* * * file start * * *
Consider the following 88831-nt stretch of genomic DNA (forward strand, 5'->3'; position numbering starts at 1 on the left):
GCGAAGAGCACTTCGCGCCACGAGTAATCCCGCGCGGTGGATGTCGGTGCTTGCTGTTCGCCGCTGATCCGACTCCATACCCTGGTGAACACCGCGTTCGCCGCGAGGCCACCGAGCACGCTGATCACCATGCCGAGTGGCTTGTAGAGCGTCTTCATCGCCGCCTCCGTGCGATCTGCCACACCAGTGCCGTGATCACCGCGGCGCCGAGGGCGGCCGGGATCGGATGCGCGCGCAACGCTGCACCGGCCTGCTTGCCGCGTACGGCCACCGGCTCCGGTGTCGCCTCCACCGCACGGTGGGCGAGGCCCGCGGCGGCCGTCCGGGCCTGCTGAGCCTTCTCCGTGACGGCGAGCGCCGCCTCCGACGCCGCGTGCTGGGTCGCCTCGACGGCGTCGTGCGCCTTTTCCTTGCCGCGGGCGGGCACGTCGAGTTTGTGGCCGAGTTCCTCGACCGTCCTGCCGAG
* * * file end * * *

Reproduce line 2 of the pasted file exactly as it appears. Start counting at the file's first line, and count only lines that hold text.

GCGAAGAGCACTTCGCGCCACGAGTAATCCCGCGCGGTGGATGTCGGTGCTTGCTGTTCGCCGCTGATCCGACTCCATACCCTGGTGAACACCGCGTTCGCCGCGAGGCCACCGAGCACGCTGATCACCATGCCGAGTGGCTTGTAGAGCGTCTTCATCGCCGCCTCCGTGCGATCTGCCACACCAGTGCCGTGATCACCGCGGCGCCGAGGGCGGCCGGGATCGGATGCGCGCGCAACGCTGCACCGGCCTGCTTGCCGCGTACGGCCACCGGCTCCGGTGTCGCCTCCACCGCACGGTGGGCGAGGCCCGCGGCGGCCGTCCGGGCCTGCTGAGCCTTCTCCGTGACGGCGAGCGCCGCCTCCGACGCCGCGTGCTGGGTCGCCTCGACGGCGTCGTGCGCCTTTTCCTTGCCGCGGGCGGGCACGTCGAGTTTGTGGCCGAGTTCCTCGACCGTCCTGCCGAG